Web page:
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Beginner Gardening: Daffodils

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Forum: Beginner GardeningReplies: 9, Views: 96
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(Zone 7a)

January 20, 2013
9:42 PM

Post #9391966

Can I plant daffodils in pots now or is it too late?
Wakefield, RI

January 21, 2013
6:34 AM

Post #9392145

Daffodils need about 12 to 15 weeks of vernalization. It could be done but you would have to have temps below 45 F and with our fickle winters of late in all liklihood it would require that they be placed in a controlled environment (refrigeration). As of this date there would be little advantage to doing this as ground planted daffs would be coming into bloom naturally. Generally bulbs are planted in October and cooled for forcing in February and March
Ayrshire Scotland
United Kingdom

January 21, 2013
1:28 PM

Post #9392650

I would go ahead and plant them in pots with good quality bulb compost as if for indoor bulbs as previously said, it's too late for out doors now,
IF you don't get the bulbs to compost now then you would be as well discarding them, you might only get greenery this year but once the greenery dies down late spring / early summer, be best time to plant outdoors for blooms next spring.

Bulbs are like the plants storage box, the flowering parts will have already began to try make blooms inside the bulbs, so you should be lucky IF you get a bloom, you never know.
As you plant bulbs out end of summer, add some plant feed to the planting hole to help give the bulbs a new lease of life for making the following years blooms.
IF all fails, then so what, they will die off anyway if they dont get some compost and a drink of water.
Good luck, let us know how it goes.
Milwaukee, WI

January 31, 2013
9:20 AM

Post #9403753

If you can find bulbs that have been chilled already, you can plant them in pots. I found some on this website looks like they have some daffodils. Since they already got the required cold period, they should bloom this Spring


Arroyo Grande, CA
(Zone 9a)

February 1, 2013
9:31 PM

Post #9405557

Put them in the pots . . . they will do what they will do. I'm not convinced they need all that much cold, I'm in California and my daffodils bloom just fine every year, cold or not. I'm not sure what your alternative is?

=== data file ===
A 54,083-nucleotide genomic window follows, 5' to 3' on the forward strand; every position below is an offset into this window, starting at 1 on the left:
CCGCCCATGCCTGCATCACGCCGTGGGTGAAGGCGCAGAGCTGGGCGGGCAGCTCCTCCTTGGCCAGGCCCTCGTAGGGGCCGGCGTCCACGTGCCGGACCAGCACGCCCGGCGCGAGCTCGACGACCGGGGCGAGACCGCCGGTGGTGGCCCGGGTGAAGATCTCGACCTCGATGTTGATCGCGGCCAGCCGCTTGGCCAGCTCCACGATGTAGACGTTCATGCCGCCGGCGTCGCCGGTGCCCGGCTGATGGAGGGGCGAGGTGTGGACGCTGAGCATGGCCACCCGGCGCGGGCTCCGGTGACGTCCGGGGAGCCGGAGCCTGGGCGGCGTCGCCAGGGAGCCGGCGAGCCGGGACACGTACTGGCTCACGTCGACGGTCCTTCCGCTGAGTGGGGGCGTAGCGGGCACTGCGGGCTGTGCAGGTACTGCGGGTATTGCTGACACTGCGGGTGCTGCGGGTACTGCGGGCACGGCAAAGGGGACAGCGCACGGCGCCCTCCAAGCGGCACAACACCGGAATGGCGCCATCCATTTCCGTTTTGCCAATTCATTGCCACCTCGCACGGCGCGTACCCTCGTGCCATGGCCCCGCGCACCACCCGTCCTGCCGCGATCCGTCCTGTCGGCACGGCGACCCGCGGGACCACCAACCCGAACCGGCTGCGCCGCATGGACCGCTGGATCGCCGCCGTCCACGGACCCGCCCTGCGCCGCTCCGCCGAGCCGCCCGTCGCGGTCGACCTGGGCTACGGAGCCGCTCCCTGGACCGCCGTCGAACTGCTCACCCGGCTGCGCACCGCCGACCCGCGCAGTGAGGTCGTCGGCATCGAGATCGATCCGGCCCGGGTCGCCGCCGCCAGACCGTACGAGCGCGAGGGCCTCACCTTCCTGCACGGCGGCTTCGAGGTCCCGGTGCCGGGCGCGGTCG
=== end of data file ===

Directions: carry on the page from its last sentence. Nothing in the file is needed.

Ayrshire Scotland
United Kingdom

February 16, 2013
7:18 AM

Post #9420804

I've never chilled a bulb in my life and believe me, my garden has abundant amounts of Daffodil's, Bluebells, right now the place is white with Snowdrops, believe me, none have been in a fridge / freezer or any other cool place. I just plant the bulbs at the times indicated for each type of bulb, I know there will be people get back to me to tell me these bulbs must be treated with something, NO they are not, bulbs are the store cupboard for everything the bulb requires to grow, make flowers / foliage ect, what the ask up gardeners for is soil and water, the reason for these 2 requirements is because the bulbs have been lifted out from the soil they were growing in before they reached the stores ect.

The only bulbs that are treated here is the ones produced for indoor growing, Like indoor tulips, Hyacinthes or indoor Croccus, but these are grown for indoor use only and get special treatment, After flowering indoors you may be lucky to then grow in the garden to flower outside the following year.

What you do have to do is store your bulbs in a COOL dark area till ready to plant or, the warmth will cause the bulbs to sprout too soon, IF left unplanted at planting time, as Mary has probably found, her bulbs will be sprouting now and the sooner she gets them into soil, light and LITTLE water, the better, her bulbs are living on what's stored inside the bulb and she needs to give water, good compost ect to help the bulbs build up energy for flowering and replenish the storage back into the bulb for next year. The may even increase by making new little bulb's.
Good luck, WeeNel.
Palmdale, CA
(Zone 8a)

March 18, 2013
7:59 PM

Post #9454155

I'm getting a jumpstart into the world of daffodil breeding. I recall they can take 4 or more years to begin blooming, but I can't wait to see what my seelings look like when the seeds are ripe and ready for planting. I pollenated them as they opened.
Ayrshire Scotland
United Kingdom

March 22, 2013
1:08 PM

Post #9458264

Ah Ha Bloomfly, you need to learn the one difficult rule of gardening, that's patience, very difficult to practice I admit but I've wasted so many seeds, cuttings or tender young plants in my years not to realise, nature will have the last word always, all we can do is nurture it along and DONT go growing things too fast, too early and too Tender for our area,
Have a great gardening year. WeeNel.
Palmdale, CA
(Zone 8a)

March 27, 2013
3:02 PM

Post #9464174

Lol WeeNel, that "P" word empty eyes hates so much. I too hate it. The possible new hybreds I might make keep me moving forwards.
Ayrshire Scotland
United Kingdom

April 2, 2013
12:45 PM

Post #9469866

Without people like you Bloomfly22 us gardeners would still be wondering what or how potato's grew ha, ha, ha. Good luck, keep us informed and as my grand-kid's now say "Chill-ax" Granny, you and I say Chill and relax, what has the world come to EH !!!!.
Best Regards WeeNel.

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